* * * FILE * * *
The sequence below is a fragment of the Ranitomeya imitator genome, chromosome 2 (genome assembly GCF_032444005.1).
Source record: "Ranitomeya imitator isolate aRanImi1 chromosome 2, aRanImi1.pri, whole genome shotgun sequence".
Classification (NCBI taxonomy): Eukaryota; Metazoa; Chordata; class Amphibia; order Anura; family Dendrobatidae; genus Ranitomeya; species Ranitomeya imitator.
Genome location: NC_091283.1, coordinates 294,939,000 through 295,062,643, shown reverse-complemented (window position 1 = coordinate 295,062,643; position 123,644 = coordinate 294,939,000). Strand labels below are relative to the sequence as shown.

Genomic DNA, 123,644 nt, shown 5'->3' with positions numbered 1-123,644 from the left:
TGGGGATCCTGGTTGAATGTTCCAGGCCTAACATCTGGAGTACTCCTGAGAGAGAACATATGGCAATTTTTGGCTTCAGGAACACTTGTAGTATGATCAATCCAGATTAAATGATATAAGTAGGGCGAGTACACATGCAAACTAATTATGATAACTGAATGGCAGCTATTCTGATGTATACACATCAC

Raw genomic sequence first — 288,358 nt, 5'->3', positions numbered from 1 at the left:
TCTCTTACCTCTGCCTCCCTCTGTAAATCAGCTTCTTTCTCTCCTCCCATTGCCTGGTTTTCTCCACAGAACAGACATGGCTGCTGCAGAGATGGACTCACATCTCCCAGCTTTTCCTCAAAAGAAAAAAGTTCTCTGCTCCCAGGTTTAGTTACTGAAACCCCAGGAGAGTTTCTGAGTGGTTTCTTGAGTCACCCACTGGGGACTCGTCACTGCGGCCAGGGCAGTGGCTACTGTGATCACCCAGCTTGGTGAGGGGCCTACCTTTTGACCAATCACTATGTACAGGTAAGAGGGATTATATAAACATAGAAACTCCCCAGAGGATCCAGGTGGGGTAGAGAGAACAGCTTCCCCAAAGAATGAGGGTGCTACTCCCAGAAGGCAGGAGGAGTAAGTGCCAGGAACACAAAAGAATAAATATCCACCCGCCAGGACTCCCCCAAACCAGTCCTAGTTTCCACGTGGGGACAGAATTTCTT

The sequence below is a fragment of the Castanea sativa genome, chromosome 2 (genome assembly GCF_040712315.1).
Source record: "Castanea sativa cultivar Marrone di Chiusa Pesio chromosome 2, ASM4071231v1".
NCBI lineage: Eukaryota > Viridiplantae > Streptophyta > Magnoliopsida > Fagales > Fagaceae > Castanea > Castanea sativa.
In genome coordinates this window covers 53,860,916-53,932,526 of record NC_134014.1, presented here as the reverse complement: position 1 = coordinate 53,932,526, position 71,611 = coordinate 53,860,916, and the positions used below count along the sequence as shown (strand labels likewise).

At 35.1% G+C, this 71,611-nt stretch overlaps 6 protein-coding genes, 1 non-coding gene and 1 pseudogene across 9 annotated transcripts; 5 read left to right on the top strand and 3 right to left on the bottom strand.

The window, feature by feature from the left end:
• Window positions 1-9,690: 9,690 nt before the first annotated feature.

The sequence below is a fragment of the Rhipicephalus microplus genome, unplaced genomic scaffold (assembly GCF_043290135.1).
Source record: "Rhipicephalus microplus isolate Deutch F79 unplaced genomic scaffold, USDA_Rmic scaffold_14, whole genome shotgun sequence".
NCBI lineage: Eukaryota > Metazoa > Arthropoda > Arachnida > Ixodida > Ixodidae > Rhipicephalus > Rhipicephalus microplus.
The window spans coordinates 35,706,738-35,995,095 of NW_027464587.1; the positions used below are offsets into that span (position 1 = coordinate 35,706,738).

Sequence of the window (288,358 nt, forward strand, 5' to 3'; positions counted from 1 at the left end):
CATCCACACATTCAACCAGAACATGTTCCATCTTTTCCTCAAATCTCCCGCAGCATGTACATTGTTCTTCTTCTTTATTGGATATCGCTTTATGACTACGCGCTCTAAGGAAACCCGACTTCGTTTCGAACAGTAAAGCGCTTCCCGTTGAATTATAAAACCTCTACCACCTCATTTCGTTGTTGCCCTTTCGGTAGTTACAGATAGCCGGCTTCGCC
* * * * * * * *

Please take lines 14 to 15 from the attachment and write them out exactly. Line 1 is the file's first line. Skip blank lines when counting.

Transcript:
The window, feature by feature from the left end:
• Window positions 1-9,690: 9,690 nt before the first annotated feature.